While the other ECOOM partners address the product of innovation – publication, patents, artistic production – ECOOM Ghent University focuses on the individuals and teams that make innovation happen. To put it otherwise: the focus is on ‘Human Resources in Research’. This includes the production of PhDs, possible barriers and keys to success, the mobility of researchers and the careers of PhD holders, both within and outside university.
Making use of a wide range of data sources, ECOOM Ghent University develops up-to-date indicators that enable to monitor academic human resources in Flanders. We provide advice to the Flemish Government and universities and we develop scientific knowledge that may support individuals in their career decisions. On a weekly basis, the blog CAREERSINRESEARCH (http://www.careersinresearch.ugent.be) offers career relevant information to three specific groups: PhD students (‘Getting your PhD’), PhD holders in academia (‘Rhythms of academic life’) and PhD holders working outside the university (‘PhDs in the real world’).
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A wide range of monitoring systems
ECOOM Ghent University uses a wide range of data sources in order to monitor doctorate careers. Most data are primary sources, such as administrative data (such as the Human Resources of Research in Flanders dataset, see infra) or data gathered through surveying PhD students or PhD holders (e.g. the Survey of Junior Researchers 2013 covering all junior researchers without a PhD, or the Survey of Senior Researchers 2010 covering PhDs working at a Flemish university). For some monitoring purposes, we make use of available international datasets, such as the European Labour Force Survey (EC) or the Career of Doctorate Holders Survey (OECD).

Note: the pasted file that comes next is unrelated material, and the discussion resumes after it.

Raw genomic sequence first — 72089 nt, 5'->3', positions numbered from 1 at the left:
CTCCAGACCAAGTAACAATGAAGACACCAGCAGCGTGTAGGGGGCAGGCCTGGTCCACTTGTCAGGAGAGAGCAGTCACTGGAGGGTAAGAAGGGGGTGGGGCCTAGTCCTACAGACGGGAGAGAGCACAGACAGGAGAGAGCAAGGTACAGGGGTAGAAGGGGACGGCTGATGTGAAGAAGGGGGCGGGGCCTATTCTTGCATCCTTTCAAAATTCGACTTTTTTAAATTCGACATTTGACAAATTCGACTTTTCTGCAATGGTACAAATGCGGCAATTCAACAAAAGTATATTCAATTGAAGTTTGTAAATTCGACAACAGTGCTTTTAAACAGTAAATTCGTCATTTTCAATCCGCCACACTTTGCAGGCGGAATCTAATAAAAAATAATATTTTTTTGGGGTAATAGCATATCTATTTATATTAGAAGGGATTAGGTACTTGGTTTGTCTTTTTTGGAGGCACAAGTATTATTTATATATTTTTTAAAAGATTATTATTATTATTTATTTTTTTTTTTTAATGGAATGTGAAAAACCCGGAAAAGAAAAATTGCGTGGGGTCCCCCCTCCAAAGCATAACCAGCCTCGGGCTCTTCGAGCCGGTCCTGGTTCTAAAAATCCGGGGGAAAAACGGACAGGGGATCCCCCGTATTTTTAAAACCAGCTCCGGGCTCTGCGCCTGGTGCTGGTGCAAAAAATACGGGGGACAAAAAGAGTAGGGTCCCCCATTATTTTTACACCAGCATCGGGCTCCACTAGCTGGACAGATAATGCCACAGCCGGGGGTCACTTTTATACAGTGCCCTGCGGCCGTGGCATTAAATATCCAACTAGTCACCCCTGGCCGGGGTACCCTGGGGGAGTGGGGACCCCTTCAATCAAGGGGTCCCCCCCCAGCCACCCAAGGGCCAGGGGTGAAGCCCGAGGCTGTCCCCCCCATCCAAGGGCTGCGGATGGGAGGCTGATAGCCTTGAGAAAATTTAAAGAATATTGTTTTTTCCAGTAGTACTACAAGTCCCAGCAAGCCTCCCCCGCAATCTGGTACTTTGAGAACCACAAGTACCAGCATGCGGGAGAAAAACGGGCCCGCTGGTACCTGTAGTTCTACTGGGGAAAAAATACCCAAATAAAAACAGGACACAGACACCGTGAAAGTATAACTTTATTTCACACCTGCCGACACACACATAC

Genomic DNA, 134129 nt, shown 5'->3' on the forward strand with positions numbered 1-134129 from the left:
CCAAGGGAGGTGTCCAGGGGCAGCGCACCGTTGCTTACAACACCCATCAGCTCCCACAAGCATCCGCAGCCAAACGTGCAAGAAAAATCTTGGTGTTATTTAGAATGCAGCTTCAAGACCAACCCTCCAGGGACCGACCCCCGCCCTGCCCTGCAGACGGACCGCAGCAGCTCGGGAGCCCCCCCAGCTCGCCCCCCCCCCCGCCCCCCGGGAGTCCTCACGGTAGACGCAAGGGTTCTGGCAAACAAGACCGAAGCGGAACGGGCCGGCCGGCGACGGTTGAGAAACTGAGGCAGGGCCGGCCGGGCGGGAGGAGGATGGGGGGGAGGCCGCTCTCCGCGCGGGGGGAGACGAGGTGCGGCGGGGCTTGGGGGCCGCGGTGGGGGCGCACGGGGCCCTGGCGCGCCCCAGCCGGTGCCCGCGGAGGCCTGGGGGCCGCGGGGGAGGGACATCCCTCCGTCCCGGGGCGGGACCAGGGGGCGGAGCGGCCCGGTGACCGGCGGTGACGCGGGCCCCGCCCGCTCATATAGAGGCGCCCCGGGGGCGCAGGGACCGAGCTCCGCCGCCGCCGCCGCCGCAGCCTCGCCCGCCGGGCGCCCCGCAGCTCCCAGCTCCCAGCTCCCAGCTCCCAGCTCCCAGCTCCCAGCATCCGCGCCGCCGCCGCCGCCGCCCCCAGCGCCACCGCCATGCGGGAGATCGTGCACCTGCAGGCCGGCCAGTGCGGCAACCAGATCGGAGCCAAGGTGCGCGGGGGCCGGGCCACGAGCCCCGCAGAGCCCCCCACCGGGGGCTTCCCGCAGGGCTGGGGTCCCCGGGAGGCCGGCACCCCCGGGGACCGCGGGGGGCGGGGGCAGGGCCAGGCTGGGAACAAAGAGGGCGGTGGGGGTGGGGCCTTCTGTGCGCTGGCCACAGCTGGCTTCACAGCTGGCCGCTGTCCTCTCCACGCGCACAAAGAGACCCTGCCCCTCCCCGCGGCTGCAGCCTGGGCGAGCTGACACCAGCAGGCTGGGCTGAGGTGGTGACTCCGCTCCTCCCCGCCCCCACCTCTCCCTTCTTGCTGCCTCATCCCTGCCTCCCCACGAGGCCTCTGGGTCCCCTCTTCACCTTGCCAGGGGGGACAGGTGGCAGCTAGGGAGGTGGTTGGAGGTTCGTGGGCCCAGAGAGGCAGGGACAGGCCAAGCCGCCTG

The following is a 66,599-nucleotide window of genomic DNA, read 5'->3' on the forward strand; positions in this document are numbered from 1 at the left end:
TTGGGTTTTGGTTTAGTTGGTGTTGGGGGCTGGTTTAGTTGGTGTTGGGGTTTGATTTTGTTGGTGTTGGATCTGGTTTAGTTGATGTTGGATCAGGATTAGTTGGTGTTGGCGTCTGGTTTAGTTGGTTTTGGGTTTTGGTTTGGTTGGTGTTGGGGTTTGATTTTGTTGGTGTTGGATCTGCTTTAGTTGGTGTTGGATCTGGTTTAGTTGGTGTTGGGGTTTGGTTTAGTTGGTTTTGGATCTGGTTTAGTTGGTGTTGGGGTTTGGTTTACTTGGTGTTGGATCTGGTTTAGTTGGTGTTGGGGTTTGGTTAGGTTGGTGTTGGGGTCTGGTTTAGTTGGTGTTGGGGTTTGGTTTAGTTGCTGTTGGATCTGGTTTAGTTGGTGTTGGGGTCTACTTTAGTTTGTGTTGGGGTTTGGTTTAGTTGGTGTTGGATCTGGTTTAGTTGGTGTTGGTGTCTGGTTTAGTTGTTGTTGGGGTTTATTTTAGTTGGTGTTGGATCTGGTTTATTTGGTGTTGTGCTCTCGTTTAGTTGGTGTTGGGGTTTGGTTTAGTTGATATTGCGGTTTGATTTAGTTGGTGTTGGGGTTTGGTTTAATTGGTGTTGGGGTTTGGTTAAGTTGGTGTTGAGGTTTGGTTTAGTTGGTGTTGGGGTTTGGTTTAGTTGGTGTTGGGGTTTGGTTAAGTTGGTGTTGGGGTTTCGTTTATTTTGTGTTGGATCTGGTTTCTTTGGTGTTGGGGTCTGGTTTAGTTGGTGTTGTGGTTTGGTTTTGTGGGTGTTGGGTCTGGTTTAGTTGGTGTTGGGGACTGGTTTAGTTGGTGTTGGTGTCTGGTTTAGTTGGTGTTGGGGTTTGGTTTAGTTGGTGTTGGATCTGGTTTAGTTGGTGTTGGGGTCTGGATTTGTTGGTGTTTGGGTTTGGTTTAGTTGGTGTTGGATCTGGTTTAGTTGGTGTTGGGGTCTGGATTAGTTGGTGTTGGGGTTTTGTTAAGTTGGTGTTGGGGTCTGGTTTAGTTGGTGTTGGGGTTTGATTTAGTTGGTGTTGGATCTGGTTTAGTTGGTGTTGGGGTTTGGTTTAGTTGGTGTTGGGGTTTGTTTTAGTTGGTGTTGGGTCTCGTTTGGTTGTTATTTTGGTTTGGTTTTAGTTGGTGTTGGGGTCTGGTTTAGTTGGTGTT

The Human Resources in Research Flanders-dataset holds a key position in the ECOOM Ghent University monitoring system. This unique dataset covers all researchers employed at the Flemish universities. The data in the HRRF are coded and range from personal (e.g. age, gender) to educational information (e.g. discipline, field of study), and from data on the PhD project (e.g. data of starting and ending, discipline) to information on the academic career, both predoctoral and postdoctoral (e.g. funding source/type of scholarship, discipline). The dataset is updated on a yearly basis. Not only does it enable us to grasp the situation at one point in time (e.g. the number of successful PhD defenses in 2014), but also to monitor trends (e.g. is the number of foreign PhDs student in Flanders increasing?) and longitudinal patterns (e.g. time-to-degree).